Crosstown, a data-driven non-profit news organization based out of USC Annenberg School of Communication and Journalism reported in October 2020 that according to Los Angeles Police Department data, crimes committed against street vendors in the city of Los Angeles, a street vendor hub, have been on a steady increase, up 337% from 2010-2019.
According to Brandon Fahey, public information officer at the Long Beach Police Department, there isn’t any readily available data on crimes against street vendors in Long Beach since it is not a metric that is tracked.
Fahey added that there is no contributing evidence to indicate that there currently is a trend or a series of crimes involving street vendors in the city of Long Beach.
Aguilar isn’t the only one who has faced hardship while going about her work day through the streets of Long Beach.
In an unrelated incident, Aguilar’s brother-in-law, also a street vendor, was assaulted and sent to the hospital three years ago while working in Long Beach.
Similarly, in late June 2020, vendor Bililfo Fernández was assaulted and robbed at gunpoint while selling elotes in the Washington Heights neighborhood of Long Beach.
“I gave them [what they ordered] I never thought that they were going to do anything to me, once I gave them the corn, they drew a gun on me and asked for the money,” Fernandez said in a statement in Spanish to the Signal Tribune in July.
The incident landed Fernandez in the hospital for two days where he was treated for the blows he received to the face and head with a handgun.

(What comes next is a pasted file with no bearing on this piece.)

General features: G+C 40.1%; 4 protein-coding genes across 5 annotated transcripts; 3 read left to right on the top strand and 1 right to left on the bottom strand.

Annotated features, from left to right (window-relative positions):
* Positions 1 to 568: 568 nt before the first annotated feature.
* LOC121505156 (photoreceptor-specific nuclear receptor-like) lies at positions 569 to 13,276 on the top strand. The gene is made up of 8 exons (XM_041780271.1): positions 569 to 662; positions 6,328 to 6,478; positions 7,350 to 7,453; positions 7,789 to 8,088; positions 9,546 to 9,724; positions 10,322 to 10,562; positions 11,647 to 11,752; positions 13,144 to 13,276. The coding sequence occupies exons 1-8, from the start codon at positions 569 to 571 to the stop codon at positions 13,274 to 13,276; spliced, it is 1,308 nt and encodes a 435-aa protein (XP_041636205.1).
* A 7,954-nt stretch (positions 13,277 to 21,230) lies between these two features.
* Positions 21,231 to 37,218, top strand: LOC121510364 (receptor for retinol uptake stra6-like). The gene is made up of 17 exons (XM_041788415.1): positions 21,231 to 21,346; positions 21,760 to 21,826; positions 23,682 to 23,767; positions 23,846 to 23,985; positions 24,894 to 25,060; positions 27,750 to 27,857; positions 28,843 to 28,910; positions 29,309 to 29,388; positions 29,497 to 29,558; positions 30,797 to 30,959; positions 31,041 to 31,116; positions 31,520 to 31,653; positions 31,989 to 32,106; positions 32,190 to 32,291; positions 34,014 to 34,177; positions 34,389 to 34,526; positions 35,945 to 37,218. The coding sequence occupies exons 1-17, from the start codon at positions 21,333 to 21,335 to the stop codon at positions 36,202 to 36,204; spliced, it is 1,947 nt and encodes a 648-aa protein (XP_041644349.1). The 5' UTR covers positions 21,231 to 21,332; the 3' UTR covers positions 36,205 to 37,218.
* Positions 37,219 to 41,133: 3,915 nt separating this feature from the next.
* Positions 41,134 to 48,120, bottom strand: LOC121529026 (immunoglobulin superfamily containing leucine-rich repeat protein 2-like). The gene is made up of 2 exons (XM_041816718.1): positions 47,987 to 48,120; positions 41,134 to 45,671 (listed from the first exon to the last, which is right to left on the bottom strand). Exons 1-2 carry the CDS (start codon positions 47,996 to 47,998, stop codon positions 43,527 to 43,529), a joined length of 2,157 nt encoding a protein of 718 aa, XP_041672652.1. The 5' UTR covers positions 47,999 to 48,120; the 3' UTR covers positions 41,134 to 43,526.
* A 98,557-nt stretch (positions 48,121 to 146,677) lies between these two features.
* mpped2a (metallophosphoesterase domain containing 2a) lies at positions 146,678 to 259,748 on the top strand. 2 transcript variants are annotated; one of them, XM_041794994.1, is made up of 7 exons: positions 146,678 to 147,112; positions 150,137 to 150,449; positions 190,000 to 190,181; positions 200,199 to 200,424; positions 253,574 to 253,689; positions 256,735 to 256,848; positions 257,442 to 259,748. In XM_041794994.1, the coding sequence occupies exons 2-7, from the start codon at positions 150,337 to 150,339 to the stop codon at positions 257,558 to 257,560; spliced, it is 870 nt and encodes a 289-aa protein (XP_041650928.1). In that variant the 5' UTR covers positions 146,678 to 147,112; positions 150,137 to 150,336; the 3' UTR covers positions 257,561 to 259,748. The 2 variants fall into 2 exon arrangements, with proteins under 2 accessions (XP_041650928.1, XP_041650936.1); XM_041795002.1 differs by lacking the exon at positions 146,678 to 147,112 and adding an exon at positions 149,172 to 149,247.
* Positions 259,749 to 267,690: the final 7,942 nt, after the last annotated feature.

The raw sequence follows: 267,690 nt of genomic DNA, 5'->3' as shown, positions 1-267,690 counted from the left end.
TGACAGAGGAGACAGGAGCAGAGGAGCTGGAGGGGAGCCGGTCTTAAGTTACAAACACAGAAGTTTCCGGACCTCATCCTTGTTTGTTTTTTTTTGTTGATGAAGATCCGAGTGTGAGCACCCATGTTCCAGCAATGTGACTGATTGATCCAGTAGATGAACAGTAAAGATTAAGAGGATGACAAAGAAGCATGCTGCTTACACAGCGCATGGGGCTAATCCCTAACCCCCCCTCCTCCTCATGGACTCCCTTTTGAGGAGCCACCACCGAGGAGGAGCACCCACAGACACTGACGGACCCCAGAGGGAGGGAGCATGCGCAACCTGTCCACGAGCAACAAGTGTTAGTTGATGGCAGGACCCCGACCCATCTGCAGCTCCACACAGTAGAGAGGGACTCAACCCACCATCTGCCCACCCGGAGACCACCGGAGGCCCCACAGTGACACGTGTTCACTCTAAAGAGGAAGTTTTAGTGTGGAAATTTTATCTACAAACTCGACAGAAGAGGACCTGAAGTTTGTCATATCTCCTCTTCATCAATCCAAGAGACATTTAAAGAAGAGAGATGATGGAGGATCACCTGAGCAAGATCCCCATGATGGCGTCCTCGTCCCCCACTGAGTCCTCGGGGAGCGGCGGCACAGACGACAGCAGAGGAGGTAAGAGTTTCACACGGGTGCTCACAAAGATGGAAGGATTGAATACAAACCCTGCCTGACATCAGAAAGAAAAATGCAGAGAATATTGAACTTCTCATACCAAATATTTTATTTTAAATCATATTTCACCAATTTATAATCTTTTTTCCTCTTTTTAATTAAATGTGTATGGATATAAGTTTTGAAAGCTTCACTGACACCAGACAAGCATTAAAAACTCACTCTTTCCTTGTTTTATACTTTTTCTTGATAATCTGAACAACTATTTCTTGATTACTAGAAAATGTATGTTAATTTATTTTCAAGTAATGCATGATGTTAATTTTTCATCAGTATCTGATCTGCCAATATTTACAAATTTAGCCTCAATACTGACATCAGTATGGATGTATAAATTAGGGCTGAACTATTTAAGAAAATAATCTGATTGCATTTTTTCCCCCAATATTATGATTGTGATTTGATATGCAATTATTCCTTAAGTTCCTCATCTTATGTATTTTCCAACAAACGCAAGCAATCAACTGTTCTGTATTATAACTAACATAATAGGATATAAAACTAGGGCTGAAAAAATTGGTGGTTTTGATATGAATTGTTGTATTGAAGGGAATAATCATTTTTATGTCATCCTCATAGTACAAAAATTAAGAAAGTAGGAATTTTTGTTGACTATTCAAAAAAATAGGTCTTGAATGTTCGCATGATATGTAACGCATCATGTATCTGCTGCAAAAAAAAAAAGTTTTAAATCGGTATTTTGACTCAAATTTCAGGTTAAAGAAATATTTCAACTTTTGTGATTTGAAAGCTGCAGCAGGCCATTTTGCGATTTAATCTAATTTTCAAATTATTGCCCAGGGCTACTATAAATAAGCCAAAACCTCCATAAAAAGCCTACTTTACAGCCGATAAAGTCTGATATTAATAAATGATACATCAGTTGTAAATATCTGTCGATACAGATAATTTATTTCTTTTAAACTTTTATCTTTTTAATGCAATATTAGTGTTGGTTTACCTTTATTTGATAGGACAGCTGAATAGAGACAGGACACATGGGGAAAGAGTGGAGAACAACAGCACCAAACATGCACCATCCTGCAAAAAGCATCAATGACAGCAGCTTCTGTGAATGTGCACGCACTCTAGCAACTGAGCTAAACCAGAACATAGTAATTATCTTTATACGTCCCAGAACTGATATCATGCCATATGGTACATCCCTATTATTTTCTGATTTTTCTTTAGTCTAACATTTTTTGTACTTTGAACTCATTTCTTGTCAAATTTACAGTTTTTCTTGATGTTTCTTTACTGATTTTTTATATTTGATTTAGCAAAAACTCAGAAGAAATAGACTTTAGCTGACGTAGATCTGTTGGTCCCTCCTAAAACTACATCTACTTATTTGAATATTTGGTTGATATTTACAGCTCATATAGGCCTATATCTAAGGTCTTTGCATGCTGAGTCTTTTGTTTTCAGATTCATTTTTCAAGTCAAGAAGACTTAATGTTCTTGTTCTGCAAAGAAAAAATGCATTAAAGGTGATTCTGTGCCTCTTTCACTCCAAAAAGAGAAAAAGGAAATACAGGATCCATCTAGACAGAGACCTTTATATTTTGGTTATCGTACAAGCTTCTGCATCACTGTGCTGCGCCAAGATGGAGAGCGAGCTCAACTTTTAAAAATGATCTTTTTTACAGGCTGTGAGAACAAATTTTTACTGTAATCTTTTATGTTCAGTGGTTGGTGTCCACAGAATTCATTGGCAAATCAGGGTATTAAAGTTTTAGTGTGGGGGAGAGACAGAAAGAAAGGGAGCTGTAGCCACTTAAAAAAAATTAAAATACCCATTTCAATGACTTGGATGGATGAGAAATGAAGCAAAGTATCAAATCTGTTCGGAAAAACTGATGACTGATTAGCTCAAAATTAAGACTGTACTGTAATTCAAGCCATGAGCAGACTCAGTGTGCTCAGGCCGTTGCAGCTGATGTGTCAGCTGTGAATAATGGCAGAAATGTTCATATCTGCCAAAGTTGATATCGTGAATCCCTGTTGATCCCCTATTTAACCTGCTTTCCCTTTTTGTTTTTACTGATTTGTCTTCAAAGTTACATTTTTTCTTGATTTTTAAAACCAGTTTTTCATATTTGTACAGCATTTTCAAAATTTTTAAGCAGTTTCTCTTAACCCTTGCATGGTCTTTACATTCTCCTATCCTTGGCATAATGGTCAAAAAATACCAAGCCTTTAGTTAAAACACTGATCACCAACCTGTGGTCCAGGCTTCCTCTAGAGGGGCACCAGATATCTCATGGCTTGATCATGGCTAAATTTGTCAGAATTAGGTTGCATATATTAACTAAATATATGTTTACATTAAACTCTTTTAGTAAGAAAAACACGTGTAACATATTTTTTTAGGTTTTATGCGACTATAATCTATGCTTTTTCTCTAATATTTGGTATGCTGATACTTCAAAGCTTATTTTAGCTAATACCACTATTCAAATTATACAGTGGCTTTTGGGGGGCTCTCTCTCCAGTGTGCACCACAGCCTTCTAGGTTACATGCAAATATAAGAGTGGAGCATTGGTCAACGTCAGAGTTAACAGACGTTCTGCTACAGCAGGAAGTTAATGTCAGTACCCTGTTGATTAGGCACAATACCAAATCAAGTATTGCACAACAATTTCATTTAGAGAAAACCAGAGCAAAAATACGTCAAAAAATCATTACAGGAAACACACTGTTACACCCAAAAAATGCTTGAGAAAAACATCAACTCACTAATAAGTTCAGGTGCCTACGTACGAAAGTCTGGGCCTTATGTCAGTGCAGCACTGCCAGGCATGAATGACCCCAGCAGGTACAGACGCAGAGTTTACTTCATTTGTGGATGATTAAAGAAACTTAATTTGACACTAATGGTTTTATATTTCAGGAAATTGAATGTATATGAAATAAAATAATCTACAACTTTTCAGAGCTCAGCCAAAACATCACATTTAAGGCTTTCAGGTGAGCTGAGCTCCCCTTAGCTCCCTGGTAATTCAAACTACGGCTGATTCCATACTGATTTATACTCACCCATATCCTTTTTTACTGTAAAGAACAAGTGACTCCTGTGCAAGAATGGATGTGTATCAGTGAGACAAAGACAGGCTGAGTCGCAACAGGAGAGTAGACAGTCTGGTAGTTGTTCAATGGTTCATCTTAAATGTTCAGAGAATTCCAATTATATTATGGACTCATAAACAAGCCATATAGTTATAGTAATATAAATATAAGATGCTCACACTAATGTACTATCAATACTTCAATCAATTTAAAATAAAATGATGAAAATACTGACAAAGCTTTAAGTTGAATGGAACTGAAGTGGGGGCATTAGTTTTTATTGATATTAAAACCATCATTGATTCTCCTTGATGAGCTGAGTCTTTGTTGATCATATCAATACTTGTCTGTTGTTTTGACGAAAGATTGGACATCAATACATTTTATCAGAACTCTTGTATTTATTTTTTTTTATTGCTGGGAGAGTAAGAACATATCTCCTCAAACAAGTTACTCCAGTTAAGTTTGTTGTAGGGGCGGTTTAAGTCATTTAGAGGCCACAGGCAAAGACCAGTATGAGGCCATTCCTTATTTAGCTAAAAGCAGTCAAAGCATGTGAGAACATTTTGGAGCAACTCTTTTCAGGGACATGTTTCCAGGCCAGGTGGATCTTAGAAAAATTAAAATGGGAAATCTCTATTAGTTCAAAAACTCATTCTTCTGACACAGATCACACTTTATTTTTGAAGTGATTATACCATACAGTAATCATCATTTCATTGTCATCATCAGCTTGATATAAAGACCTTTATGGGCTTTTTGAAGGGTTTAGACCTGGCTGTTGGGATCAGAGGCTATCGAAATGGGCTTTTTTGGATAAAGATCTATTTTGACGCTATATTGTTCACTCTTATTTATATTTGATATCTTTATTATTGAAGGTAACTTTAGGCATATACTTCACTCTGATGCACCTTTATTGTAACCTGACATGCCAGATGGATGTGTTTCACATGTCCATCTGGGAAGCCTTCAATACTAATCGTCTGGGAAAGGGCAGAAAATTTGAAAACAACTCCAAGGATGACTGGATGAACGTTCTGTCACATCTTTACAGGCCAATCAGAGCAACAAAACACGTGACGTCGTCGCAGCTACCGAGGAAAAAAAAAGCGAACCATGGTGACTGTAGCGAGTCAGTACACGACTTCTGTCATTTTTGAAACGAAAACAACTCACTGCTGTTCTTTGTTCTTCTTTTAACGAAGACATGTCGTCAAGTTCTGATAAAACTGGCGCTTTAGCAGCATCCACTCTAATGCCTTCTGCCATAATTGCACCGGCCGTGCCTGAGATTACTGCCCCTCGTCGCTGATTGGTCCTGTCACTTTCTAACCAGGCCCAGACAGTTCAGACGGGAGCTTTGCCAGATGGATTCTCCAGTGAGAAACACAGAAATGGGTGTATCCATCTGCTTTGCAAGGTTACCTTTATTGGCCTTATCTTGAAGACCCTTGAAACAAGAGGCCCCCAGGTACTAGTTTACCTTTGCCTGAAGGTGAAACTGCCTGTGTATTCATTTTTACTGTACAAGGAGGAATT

Fernandez was robbed of approximately $100 to $200 and his new phone, which had been gifted to him by his daughter weeks prior.
On July 2, 2020 Fernandez’ supporters organized a march down Pine Avenue to advocate for him and other street vendors.
“I think I will return to work, but now I’ll be scared,” the vendor said to the Signal Tribune while at the march. “It won’t be like before where I went out happily.”
Just a couple of days later, on July 11, vendor Bernardo Nuñez was going through his route when he made a stop at a 99 Cents store on 53rd Street and Long Beach to purchase refreshments and napkins. The brief three minute stop was all it took for his cart to get stolen.
The street vendor told the Signal Tribune in July that he ran out the store and down 53rd Street searching for his cart, frantically asking anyone he saw on the street if they had seen it. Nuñez was so nervous he wasn’t able to dial his cell phone.
“I felt bad because that was my source of income and although I wasn’t making a lot, it was something,” Nuñez said to the Signal Tribune.
The police were called, but Nuñez still searched for his cart on foot before they arrived hoping to find it.
Unbeknownst to him, Rodriguez and the Local Hearts Foundation were organizing a GoFundMe with a $10,000 goal to get Nuñez a bicycle cart, which was presented to the street vendor in late July.
Rodriguez and his team have become patron saints for defending street vendors with their “Defend Eloteros” movement, in which they handed out hand sanitizer and other protective gear to vendors. They even made shirts with the same slogan, with proceeds going to the Local Hearts Foundation to support local street vendors.
“No one has the right to intimidate us for not having a good job,”Aguilar said in Spanish. “I would like it if they just let us sell [our goods] without us being scared of who is going to harm us because they hate us.”
This article was updated with a statement from the person who identified themselves as the owner of the laundromat.